Formerly Bermuda Maritime Museum, this institution packing in five centuries of Bermuda’s heritage makes its home in The Royal Naval Dockyard. Housed in one of the few west-end forts, the museum is the largest in Bermuda and has extensive artefact collections. Exhibits include Bermuda’s shipwreck past, the history of the island’s defense, local history in the slave trade, the story of the first Portuguese settlers in Bermuda, how Bermudian culture was shaped by West Indian immigrants and how Bermudians colonised the Caicos Islands. Antique maps and historic Hogge Money – Bermuda’s first currency – are on display. The grounds are also home to a roaming flock of sheep that provide natural landscaping. The museum’s social media pages often lightheartedly chronicle the sheep’s adventures.
The National Museum of Bermuda is a non-government, not-for-profit Bermuda Registered Charity (No. 136), created by the Bermuda National Trust in 1974 as the Bermuda Maritime Museum. In 1978, an Act of Parliament formally established the Museum to promote, collect, preserve, research and exhibit Bermuda’s maritime history and restore the buildings of the Keep Fort.
Taking up the entirety of Dockyard’s 19th-century fortifications, the museum is divided into two main parts. The impressive Queen’s Exhibition Hall showcases the treasures found on 18 key shipwrecks. On the upper grounds, the world’s first cast-iron building – the Commissioner’s House – features displays on all aspects of Bermuda’s history, from slavery to Bermudian participation in WWII. Don’t miss the floor-to-ceiling mural inside the Commissioner’s House, a three-year labour of love by Bermudian artist, Graham Foster.
The shipwrecks – including the Sea Venture, which carried the original colonists – date between the 16th and 18th centuries. Pottery, armaments and goods from the Orient and South America have been salvaged from them, and a video allows you to watch underwater archaeologists in action.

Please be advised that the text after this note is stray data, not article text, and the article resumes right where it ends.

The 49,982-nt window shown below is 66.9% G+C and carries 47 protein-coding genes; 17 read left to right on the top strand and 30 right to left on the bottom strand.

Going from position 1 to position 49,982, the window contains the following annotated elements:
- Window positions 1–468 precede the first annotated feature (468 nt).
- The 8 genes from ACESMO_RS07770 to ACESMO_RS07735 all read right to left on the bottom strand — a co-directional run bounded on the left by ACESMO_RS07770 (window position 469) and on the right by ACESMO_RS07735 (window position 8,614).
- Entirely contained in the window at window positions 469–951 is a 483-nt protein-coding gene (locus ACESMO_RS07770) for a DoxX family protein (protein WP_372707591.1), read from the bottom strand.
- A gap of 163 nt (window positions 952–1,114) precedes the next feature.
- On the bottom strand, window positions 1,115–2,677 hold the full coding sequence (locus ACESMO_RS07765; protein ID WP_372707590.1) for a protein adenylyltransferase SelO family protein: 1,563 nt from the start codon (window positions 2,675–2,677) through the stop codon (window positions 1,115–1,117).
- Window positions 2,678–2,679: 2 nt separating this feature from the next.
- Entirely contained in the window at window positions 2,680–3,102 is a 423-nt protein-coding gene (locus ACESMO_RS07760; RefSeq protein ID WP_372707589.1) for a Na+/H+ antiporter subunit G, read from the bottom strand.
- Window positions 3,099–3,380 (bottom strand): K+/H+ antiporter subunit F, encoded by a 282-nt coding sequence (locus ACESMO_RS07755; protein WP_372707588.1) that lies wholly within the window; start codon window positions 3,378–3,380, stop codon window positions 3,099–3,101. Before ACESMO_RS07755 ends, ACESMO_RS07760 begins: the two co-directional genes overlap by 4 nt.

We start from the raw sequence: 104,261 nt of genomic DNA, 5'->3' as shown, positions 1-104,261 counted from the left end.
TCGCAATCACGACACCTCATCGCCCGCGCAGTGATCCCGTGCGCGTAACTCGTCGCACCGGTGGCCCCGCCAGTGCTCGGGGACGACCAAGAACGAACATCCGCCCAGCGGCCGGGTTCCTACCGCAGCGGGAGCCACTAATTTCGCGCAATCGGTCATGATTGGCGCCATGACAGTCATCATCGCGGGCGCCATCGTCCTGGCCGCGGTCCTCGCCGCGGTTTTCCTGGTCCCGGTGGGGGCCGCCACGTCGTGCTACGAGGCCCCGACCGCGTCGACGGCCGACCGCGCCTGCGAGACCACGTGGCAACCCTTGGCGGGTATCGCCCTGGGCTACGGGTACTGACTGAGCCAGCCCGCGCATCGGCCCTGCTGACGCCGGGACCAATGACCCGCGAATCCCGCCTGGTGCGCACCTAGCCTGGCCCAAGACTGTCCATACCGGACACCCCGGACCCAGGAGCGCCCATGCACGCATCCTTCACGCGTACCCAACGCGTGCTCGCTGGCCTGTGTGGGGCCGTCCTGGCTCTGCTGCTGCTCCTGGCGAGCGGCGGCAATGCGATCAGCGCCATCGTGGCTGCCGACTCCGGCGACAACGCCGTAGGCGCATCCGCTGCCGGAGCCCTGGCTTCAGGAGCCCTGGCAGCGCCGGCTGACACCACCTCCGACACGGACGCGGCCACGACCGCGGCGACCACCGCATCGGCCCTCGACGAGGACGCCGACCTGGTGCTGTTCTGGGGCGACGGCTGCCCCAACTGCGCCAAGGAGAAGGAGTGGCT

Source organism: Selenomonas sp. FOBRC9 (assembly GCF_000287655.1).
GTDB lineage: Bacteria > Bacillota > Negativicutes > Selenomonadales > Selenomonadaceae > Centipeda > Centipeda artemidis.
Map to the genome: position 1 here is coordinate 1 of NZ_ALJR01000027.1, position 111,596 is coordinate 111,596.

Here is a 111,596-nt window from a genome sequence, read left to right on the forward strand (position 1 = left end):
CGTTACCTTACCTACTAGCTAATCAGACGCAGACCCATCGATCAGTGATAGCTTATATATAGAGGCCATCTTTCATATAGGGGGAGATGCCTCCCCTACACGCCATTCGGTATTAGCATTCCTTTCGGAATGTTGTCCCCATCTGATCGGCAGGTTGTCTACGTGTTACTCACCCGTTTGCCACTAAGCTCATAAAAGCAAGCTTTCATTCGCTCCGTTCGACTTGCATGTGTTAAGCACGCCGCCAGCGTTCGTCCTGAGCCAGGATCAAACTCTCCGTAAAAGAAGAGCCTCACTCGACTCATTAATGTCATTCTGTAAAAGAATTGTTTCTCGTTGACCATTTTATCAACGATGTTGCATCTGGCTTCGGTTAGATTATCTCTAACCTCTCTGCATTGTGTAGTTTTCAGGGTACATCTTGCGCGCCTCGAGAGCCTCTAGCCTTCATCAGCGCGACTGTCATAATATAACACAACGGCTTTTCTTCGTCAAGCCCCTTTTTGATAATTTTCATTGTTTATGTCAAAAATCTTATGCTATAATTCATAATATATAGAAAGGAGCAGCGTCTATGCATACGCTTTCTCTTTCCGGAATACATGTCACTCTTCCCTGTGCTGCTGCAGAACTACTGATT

The Keep fort was designed by the Royal Engineers to defend the channels and approaches to the Royal Naval Dockyard. Since 1975, the Keep has been transformed into an award-winning cultural and educational institution. The buildings, many of which are former ammunition storehouses, have been converted into exhibit, storage, office and event spaces.
Over the years, the Museum’s scope has expanded to encompass more than just maritime history. Today it is a vital custodian of Bermuda’s heritage and a champion for the preservation of Bermuda’s underwater and land-based cultural heritage through collecting, exhibitions, restoration, conservation, research, publication, education, public outreach and archaeology.
In 2009, the Government of Bermuda recognised the Museum’s national role with a change of name, formalised in December 2013 with the passage of the Museum Amendment Act, which officially created the National Museum of Bermuda. The Act also brought the remaining Dockyard fortifications under the Museum umbrella, including Casemates Barracks and the North West Rampart.
Throughout the entire month of February, local residents can take advantage of free entry to The National Museum of Bermuda.